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Glueing silnylon fabric versus sewing

May 08, 2021 — BarryK

I am planning to sew my own tent, and have purchased some very thin silnylon fabric for that purpose:

...yep, all the way from Slovenia, as couldn't source it in Australia. Remarkably, it only took a week, shipped by DHL.

This is 10D (denier) fabric, very thin, and coated both sides with silicone so also very slippery. Extremely difficult to sew, so when I watched this video on glueing silnylon, was most intrigued:

A snaphot from that video, showing trying to pull the glued pieces apart:


...he was unable to pull the two pieces apart.

In previous work with constructing solar water distillers, I determined that silicone sealant bonds very strongly to existing silicone sealant, so it looks promising bonding two silicone-coated fabrics together. This I had to try!

I also have a piece of ripstop nylon from Spotlight:

...doesn't say that it is coated with anything, so presume not.

The silicone adhesive that the author of that video used, is expensive, but in the comments there is another one mentioned, that is, a flowable silicone sealant, Permatex Windshield and Glass sealant 81730, which is available locally, from Repco. So bought a 42g tube of that.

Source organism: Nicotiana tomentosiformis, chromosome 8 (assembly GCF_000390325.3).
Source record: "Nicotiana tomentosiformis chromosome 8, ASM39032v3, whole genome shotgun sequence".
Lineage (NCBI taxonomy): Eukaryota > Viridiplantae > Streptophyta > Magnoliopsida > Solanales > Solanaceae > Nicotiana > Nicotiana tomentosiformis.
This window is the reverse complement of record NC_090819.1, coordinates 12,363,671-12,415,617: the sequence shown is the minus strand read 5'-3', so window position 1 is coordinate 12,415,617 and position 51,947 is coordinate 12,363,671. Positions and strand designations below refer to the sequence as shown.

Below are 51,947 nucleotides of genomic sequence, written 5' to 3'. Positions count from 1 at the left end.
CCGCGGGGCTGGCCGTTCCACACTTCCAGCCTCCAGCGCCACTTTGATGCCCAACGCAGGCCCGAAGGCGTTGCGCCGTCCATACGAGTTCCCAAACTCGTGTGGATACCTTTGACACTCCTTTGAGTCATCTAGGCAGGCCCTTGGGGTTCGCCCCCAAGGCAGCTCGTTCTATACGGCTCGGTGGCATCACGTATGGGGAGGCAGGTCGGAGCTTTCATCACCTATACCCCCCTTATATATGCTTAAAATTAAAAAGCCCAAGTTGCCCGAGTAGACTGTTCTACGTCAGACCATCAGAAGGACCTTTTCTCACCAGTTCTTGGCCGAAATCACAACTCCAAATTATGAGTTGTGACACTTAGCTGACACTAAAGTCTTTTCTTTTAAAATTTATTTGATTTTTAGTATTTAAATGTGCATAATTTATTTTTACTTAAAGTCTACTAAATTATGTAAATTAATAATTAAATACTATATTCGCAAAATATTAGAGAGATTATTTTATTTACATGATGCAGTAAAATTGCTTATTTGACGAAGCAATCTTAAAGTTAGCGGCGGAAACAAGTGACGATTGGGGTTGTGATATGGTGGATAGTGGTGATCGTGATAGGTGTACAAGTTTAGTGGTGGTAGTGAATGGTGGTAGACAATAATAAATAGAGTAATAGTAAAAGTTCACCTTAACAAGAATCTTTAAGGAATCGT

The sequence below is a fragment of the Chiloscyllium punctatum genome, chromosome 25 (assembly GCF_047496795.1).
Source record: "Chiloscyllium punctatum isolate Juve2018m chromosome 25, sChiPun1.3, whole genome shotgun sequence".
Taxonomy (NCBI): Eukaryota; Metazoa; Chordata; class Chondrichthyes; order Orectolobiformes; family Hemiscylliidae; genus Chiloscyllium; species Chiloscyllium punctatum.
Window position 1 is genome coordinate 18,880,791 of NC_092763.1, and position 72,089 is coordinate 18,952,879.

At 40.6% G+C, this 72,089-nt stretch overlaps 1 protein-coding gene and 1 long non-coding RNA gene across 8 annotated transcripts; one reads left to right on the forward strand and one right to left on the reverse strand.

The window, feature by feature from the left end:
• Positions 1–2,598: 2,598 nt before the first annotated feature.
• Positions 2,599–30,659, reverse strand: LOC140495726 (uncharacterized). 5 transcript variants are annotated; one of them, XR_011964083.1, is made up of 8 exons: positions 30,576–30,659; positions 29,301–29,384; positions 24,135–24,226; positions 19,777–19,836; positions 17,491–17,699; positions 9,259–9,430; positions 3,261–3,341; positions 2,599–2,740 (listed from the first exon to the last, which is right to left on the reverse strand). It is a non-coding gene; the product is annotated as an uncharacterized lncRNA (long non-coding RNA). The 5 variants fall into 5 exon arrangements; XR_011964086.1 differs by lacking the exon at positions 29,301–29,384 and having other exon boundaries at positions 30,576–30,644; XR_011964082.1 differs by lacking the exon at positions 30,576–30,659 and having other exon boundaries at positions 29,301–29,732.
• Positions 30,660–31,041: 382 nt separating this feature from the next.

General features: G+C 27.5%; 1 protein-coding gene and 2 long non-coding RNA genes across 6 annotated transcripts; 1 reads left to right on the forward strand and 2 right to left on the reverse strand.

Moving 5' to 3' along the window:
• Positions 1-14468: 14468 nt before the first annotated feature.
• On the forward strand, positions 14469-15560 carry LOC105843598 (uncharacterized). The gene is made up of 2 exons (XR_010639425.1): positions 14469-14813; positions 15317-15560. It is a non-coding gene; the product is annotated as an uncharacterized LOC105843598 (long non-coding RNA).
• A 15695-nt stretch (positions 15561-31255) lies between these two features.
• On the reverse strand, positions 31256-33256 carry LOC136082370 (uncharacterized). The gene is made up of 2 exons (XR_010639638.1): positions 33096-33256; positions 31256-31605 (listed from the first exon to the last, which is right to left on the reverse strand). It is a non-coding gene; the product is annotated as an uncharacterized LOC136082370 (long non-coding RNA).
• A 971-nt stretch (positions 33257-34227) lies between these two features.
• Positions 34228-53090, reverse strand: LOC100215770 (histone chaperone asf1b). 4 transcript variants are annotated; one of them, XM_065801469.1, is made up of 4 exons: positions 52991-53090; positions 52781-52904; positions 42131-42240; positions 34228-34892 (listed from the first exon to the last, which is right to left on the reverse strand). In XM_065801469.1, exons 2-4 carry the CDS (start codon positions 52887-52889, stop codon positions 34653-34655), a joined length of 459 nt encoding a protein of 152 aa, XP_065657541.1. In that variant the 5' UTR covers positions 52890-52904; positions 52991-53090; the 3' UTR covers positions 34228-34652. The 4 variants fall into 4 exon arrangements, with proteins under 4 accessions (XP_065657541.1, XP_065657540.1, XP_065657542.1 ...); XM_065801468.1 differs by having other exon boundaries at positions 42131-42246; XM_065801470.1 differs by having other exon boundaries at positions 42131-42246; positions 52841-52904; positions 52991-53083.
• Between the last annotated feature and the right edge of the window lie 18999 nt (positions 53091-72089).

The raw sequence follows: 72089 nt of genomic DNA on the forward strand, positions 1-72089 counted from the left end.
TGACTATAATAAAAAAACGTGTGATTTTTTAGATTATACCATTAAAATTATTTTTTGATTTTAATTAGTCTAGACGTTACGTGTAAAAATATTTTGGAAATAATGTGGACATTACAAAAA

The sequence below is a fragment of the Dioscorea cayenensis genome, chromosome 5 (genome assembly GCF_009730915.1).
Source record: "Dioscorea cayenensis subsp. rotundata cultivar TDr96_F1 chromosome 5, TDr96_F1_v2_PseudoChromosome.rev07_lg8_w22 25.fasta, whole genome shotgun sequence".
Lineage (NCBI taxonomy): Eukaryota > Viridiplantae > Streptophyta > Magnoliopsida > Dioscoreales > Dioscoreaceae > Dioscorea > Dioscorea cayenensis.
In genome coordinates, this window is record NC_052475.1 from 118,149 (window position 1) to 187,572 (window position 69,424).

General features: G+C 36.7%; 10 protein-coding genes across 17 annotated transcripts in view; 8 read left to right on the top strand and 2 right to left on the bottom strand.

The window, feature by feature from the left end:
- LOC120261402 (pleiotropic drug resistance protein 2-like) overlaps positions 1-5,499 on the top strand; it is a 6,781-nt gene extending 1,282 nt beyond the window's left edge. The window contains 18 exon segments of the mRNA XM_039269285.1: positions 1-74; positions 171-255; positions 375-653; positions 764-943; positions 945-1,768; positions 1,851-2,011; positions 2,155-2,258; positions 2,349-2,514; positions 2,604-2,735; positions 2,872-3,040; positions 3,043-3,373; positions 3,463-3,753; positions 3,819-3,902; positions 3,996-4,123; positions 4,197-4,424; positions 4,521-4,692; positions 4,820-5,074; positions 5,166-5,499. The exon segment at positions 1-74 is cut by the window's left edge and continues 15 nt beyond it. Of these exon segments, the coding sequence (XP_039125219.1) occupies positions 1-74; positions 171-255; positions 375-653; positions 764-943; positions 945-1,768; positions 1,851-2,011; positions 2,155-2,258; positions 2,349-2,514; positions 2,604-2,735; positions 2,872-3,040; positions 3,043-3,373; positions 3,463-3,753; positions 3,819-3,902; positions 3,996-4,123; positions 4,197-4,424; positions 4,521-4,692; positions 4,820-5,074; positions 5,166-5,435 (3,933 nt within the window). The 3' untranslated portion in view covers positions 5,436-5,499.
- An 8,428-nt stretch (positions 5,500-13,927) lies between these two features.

Experimented with both fabrics, silnylon to silnylon, and silnylon to ripstop, left 24 hours, then did the pulling test. Here is a photo of the ripstop glued to the silnylon:


Yes, a very strong bond. HOWEVER, if I grab the two pieces separately, at the ends, then they can be very easily pulled apart.

What this means is that the strength is longitudinal only. Would "longitudinal" be the correct word? Anyway, if there is any weakness at the join, a tear can start and will rapidly spread.

I found that the ripstop teared off more easily.

I then repeated the experiment with Selleys acetic-cure 401 RTV silicone sealant, this stuff:

Did not thin it, just spread it fairly thinly, left for 24 hours.

Same thing, it tears apart quite easily. However, the silnylon to silnylon is a noticeably stronger bond (compared to the Permatex sealant), almost to the point where I might trust it to construct a tarp. But still, once a tear starts, the tent will fall apart in strong wind.

There is one area where I think glueing is a good idea, at tie-out reinforcements, as this guy does:

...the glueing could be done carefully so that there is no weak point where a tear could start.

So, conclusion is that I will still sew the tent, but consider glueing tie-outs.  

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